Cindy Bayon is the founder of the San Francisco design firm Bayon Design Studio, Inc. BDS specializes in full-service interior design with a focus on high-end modern environments which are livable and comfortable. We sat down with Cindy to discuss how BDS was created, her design aesthetic, and how she puts client before ego.
Can you tell us how BDS was conceived?
My path was unique from the typical interior designer experience. Bayon Design Studio was essentially conceived overnight when I finally decided to utilize all my skills and drive to create my own business vision. I worked for a great general contractor (Rich Muratore) over a 13 year period, he was also a valuable mentor that I’ll be forever indebted to. I built the design department and was given the tools and responsibility that essentially allowed me to run it almost independently within the business. I was expected to bring in projects, design the project, construction estimate our design, and then work collaboratively with the construction crew. Although I loved the tangible part of the design-build process; I knew I wanted to begin to focus on my passion for design as well. The confidence to leave a well respected company resulted in me building Bayon Design Studio, which I’m so very proud of. So, my construction experience coupled with my design experience gave me a unique set of skills that has impressed many of San Francisco’s design-oriented clientele.
What word(s) would you use to describe your aesthetic, and how is it integrated into your projects?
Our projects lean towards contemporary with a touch of urban influence. When it comes to furnishings, my belief has always been that less is more. I prefer unique, custom, high quality pieces that stand alone and allow the clients to feel the presence of the space. But, as a designer for many of the most unique and creative individuals I have ever met, I am careful to incorporate the clients desires with regards to furniture and furnishings. Ultimately, my design goal is to make the client happy not my ego.
“Ultimately, my design goal is to make the client happy not my ego.”
Can you explain your process when beginning a new project?
We always begin with the thought of designing a home for the client. Which means, I try to prioritize my clients needs first and then cast those needs into the mold of the aesthetic. I believe it is important to understand their personality, how they live, and how they & their family use the home. For me each successful design project is similar to conducting a new experiment and during that process I always lean on my research while trying to expose myself to new ideas that benefit our client’s lifestyle and needs.
Tell us more about designing the interior of a yacht — was it much different than designing for a landlocked home?
Projects in high-rise condominiums where space is a premium shares similarities with the space concerns of a yacht. Yet, larger homes and the spaces within require contrasting yet complementary elements, which help to create visual beauty. Also, even though every square inch counts, each room should serve its function. On a yacht, it’s important to constantly think about weight of materials, flexibility of function, durability, and safety, which happens on residential projects too. A yacht is a luxury vessel, but it is more than that, it’s an escape from the daily routine, so it should bring a sense of calm while not taming the excitement that the ocean elicits. So coming home from a long day at the office and walking into your home should provide a similar sense calm while sparking a sense of excitement.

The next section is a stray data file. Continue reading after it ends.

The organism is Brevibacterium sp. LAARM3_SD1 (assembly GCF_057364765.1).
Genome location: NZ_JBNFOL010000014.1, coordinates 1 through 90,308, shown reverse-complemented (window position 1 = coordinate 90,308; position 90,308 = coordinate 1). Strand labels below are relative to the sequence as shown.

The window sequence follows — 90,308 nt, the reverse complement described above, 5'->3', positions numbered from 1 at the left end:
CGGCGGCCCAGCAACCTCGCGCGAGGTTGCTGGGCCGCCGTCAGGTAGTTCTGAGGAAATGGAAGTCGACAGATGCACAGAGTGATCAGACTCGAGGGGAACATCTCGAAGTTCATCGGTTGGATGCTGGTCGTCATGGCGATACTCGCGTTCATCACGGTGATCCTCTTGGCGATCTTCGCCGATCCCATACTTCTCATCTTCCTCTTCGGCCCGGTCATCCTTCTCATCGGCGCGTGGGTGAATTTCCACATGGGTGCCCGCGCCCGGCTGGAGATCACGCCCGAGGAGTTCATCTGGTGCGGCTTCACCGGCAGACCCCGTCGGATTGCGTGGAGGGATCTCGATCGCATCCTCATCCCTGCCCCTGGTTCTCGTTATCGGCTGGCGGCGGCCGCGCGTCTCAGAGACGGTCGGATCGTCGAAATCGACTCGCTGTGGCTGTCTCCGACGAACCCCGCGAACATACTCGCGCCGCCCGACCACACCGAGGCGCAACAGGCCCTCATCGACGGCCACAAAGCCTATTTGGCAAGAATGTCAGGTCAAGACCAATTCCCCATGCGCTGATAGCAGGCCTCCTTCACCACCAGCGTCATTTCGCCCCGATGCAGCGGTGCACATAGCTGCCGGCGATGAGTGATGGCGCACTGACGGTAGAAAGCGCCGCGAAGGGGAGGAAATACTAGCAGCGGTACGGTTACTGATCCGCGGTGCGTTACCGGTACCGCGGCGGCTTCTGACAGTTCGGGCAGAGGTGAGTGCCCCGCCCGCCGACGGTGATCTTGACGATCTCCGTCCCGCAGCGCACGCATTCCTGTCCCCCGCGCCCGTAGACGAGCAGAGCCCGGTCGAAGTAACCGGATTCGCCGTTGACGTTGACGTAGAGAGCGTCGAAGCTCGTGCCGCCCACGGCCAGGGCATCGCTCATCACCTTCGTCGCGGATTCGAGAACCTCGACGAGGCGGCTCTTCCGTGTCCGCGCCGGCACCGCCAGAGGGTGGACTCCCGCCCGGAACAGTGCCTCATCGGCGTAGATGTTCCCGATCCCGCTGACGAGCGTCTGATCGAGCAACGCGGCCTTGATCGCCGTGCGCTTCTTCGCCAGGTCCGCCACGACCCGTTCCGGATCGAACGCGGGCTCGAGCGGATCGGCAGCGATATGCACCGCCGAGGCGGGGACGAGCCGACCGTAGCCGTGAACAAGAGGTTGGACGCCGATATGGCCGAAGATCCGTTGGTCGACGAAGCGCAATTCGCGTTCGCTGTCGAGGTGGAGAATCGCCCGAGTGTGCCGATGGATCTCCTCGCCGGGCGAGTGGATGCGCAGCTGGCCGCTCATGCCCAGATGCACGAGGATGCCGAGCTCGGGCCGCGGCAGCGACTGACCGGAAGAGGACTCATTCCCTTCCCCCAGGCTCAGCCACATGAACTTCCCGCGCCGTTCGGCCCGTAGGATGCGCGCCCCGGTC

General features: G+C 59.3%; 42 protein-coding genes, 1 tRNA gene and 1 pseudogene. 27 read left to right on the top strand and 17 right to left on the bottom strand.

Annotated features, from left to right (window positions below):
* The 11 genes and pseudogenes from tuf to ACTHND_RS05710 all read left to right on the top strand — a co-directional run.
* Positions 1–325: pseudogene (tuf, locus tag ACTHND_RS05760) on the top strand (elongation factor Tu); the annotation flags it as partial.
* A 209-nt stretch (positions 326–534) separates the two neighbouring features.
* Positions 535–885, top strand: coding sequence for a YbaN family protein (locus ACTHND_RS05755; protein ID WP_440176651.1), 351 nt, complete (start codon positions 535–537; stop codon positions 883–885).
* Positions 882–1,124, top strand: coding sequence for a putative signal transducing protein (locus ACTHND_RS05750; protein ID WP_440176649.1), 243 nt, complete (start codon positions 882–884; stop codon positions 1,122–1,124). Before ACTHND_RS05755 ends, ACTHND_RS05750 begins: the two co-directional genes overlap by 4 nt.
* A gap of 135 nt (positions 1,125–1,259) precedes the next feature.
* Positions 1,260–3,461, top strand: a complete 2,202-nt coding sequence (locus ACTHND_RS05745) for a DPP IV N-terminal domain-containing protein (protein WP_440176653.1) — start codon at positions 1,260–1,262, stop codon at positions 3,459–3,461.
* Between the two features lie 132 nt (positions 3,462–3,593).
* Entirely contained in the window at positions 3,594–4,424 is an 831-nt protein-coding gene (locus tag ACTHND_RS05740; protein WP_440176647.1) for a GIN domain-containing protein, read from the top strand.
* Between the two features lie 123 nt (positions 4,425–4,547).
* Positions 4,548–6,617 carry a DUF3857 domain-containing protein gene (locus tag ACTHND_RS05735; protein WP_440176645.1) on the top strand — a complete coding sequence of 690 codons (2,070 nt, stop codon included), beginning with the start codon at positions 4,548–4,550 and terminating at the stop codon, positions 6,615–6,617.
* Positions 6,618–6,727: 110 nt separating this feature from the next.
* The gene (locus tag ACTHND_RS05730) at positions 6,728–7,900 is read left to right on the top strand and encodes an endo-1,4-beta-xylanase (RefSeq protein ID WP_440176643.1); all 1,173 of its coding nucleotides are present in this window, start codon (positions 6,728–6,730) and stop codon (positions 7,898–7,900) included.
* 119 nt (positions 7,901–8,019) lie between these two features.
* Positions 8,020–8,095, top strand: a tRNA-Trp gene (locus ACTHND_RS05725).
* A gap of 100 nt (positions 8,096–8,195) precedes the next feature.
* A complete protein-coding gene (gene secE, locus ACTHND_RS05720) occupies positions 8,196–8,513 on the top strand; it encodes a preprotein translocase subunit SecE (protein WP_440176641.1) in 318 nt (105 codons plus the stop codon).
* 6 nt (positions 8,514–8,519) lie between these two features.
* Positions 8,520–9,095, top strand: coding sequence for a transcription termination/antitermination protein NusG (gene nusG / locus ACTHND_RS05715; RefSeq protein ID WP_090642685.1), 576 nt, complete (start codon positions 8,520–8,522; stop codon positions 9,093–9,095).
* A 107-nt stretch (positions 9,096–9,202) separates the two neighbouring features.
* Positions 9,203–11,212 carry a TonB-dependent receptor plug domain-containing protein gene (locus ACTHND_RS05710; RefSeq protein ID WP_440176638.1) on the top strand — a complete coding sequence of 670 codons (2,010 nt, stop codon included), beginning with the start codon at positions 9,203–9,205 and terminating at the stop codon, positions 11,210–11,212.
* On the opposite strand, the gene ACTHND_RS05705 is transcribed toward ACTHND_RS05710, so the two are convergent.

What would you consider to be the biggest change in the field of design since you opened your firm?
There is an expectation that the design process is a quick turn-key experience due to new software and online furniture purchases. My clients are savvy & something I have noticed is the more informed they are about the design process the more they respect that it takes time and effort than they originally imagined. With that said, I am constantly looking for processes and systems to help me run a more efficient and smarter company.
Have there been any notable influences on your career?
My projects are always an intimate process between the client and myself, so I enjoy the clients that choose to stay involved. I also understand and value the clients that aren’t able to stay in touch with the project and they appreciate that I am interested in essentially project managing as their representative. My customers are some of the most successful individuals in their industry and to interface and spend the amount of time I do with them helps me understand how they live. So my work and thought process has been heavily influenced by my clients.
If you were to give your younger self advice in regards to a career in interior design what would it be?
I’d like to remind myself that success is not easy nor is it just handed to you, the daily grind of serving those you interface with, be it Contractors, Architects, Clients, or Building Staff is a critical part of success. It’s important to surround yourself with positive and talented people even at the expensive of accepting certain jobs from time to time. Also, don’t be afraid of the “small tasks” because they can at times lead to relationships or future opportunity without you ever intending that to be the case.